Tom's Kitchen: Quick and Easy Zucchini Fritters

| Fri Sep. 28, 2012 5:00 AM EDT

September in Austin is a slightly awkward time at the farmers market. Months of brutal heat has finished off most of the summer harvest, but the fall goods like kale, collards, and winter squash aren't quite ready yet. One thing you can still get in abundance is zucchini, which I love—but at this point, I can't do any more grilled, sauteed or roasted zucchini slices. So when I picked up a few beautiful ones recently, all I could think to do with them was grate them into fritters.

Fritters sometimes strike me as too fussy. But doing it this time reminded me just how quick and easy they are—and delicious, too. Served over a salad—even a kale salad—with a glass of white wine or lager, they're a great late-summer light dinner.

Zucchini Fritters
2 medium zucchini
2 eggs
1 teaspoon sea salt
A fistful of parsley, finely chopped
1 clove garlic, crushed, peeled, and minced fine
A good lashing of freshly ground black pepper
A pinch of red-hot chile clakes
1/2 cup flour (hippie that I am, I used whole wheat)
Olive oil, for pan frying

Belle of the September market: zephyr zucchini Belle of the September market: zephyr zucchini Using a box grater, grate zucchini into a large bowl. Move the shredded zucchini to one side of the bowl, tilt the bowl, and give the zucchini a squeeze to press out excess water. Discard the water. Put the zucchini back to the bottom of the bowl and spread it to the edges, creating a hollow in the middle. Crack the eggs into the hollow, add the rest of the ingredients except for the flour and cooking oil, and whisk the eggs with a fork, roughly incorporating everything, until the egg is uniformly yellow. With a wooden spoon, gently stir everything together. Spread the flour over the mixture evenly—to a avoid lumps—and gently stir in to combine.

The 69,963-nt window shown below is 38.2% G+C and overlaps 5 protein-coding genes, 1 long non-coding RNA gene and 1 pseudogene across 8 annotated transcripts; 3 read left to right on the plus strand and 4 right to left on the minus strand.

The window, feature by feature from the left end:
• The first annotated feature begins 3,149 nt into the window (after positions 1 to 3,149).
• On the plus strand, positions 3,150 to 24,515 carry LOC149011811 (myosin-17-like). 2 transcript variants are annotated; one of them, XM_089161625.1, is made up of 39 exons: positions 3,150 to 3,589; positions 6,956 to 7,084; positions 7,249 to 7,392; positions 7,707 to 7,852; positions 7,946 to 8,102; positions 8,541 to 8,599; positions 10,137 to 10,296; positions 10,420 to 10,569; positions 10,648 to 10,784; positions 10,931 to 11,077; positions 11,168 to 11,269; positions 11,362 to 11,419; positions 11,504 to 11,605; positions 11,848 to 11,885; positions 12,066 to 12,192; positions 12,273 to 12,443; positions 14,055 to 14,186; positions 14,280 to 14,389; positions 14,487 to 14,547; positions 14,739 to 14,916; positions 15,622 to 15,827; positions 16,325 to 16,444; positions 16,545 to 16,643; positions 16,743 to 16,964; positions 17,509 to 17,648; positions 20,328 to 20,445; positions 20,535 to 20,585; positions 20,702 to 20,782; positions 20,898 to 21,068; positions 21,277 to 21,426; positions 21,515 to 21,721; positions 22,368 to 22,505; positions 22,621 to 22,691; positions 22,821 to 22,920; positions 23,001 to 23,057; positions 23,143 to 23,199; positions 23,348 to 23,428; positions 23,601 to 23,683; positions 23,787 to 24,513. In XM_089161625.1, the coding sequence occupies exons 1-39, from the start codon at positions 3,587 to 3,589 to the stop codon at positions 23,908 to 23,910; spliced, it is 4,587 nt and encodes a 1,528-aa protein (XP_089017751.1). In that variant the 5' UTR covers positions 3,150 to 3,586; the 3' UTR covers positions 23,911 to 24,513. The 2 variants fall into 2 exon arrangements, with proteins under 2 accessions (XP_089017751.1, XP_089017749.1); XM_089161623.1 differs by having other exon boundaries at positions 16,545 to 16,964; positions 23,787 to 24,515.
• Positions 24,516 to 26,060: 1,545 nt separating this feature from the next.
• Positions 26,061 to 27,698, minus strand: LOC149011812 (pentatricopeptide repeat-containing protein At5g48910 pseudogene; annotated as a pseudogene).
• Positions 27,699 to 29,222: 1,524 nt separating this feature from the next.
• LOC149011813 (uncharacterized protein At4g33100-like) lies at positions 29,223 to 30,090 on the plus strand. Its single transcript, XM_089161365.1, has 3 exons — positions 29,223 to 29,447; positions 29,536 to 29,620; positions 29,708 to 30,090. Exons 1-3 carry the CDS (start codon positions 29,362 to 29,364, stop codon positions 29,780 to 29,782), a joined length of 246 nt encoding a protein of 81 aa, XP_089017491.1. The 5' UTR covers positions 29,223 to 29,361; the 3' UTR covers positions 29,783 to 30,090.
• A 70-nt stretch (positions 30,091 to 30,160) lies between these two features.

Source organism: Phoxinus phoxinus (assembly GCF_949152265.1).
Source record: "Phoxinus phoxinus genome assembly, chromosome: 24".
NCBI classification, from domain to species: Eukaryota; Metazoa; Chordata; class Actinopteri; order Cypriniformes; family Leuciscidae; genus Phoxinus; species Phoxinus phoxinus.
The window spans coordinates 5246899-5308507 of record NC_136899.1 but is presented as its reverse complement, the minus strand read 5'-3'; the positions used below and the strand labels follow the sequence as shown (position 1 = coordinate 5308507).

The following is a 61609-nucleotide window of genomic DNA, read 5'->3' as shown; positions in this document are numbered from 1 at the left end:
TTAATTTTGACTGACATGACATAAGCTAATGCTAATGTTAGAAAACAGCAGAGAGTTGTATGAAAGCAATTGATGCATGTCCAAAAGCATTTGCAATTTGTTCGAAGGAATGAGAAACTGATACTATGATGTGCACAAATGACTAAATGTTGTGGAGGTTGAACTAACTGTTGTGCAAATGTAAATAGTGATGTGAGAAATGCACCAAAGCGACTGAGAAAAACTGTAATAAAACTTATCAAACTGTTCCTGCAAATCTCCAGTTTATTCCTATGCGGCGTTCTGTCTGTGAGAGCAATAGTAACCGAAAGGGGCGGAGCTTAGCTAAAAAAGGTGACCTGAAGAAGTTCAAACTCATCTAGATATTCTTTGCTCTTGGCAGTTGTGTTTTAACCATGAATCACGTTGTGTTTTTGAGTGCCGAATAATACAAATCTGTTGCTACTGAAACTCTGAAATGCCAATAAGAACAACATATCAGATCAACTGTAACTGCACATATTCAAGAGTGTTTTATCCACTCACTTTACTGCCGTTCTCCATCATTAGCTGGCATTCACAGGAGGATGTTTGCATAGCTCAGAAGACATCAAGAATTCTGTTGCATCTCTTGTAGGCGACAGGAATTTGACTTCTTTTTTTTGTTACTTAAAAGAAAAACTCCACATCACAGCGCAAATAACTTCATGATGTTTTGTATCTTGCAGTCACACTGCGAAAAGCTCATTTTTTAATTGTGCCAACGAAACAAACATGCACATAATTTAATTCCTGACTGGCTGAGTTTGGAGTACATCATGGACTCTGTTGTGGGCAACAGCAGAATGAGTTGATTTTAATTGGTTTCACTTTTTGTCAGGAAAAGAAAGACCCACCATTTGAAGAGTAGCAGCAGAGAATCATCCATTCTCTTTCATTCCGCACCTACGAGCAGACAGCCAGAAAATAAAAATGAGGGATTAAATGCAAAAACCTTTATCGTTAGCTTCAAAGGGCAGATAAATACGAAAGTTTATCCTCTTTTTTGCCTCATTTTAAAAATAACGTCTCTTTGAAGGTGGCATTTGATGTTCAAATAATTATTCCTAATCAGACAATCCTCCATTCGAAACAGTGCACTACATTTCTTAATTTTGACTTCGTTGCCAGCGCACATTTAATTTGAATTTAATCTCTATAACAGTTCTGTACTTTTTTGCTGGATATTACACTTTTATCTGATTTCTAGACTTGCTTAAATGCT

Heat a large, heavy bottomed skillet over medium heat and add enough oil to generously cover the bottom. When the oil is very hot, using a table spoon, drop in mounds of the zucchini mixture, pressing gently. Avoid letting them touch. Cook until they're well browned, and flip. When they're browned on both sides, they're done.

BPA From Cans Messes With Your Ovaries

| Thu Sep. 27, 2012 5:00 AM EDT

Ordinarily, I'd object to the practice of knowingly subjecting fellow primates to a harmful substance, even for the sake of science. And that's exactly what researchers from Washington State University and the University of California-Davis did for a study just released in the Proceedings of the National Academy of Sciences (abstract; full study): They fed female rhesus monkeys low doses of the industrial chemical Bisphenol A (BPA).

But I'll give these researchers a pass. That's because most of the US public gets its own tiny daily dose of BPA—the stuff is widely used by the food-packaging industry, and traces of it leach out through metal cans and other food and beverage containers. A 2003 survey (summarized here) conducted by the Centers for Disease Control and Prevention found detectable levels of it in 93 percent of urine samples in Americans six years old and older—and these findings are "considered representative of exposures in the United States," the National Institute of Environmental Health Sciences states.

What is this constant exposure to BPA doing to us? That's the legitimate question the WSU/UC-Davis team was examining when they spiked the diets of gestating female rhesus monkeys—a species with a reproductive system very similar to humans'—with levels of BPA equivalent to what most Americans get through their diets. And what they found is disturbing: "New evidence that the plastic additive BPA can disrupt women's reproductive systems, causing chromosome damage, miscarriages and birth defects," as the WSU web site put it in a summary.

My SXSW Eco Panel: the Future of Organic

| Wed Sep. 26, 2012 10:20 PM EDT

For years, organic food has been among the fastest-growing segments in the US food market—which is exactly why mega-corporations like General Mills and Coca-cola have bought their way into it. Yet for all the growth and all the marketing heft brought to the table by these giants, organics still make up just 4 percent of US food sales. And in in the field, organic ag has even less of a toe-hold—of the 922 million acres of US farmland, just around 5 million acres are organic. Italy alone, barely larger than the state of Arizona, has 3 million acres under organic cultivation.

Is organic food bound to be just a niche market to be leveraged by big companies? Or does it organic ag present a big-picture, fundamental critique of the current food system—and can it expand out of its current niche?

I'll be discussing these meaty questions next week with some really smart people at the South by Southwest Eco conference in Austin, in a panel moderated by urban farmer and magazine editor Jason Mark of San Francisco's Alemany Farm and Earth Island Journal. Other panelists are  Erin Flynn of Austin's Green Gate Farm and Don Carr of the Environmental Working Group. The panel, called "Good Food: Turning Popularity into Power," takes place Thursday, Oct. 4 (details here). If you're in town, stop by.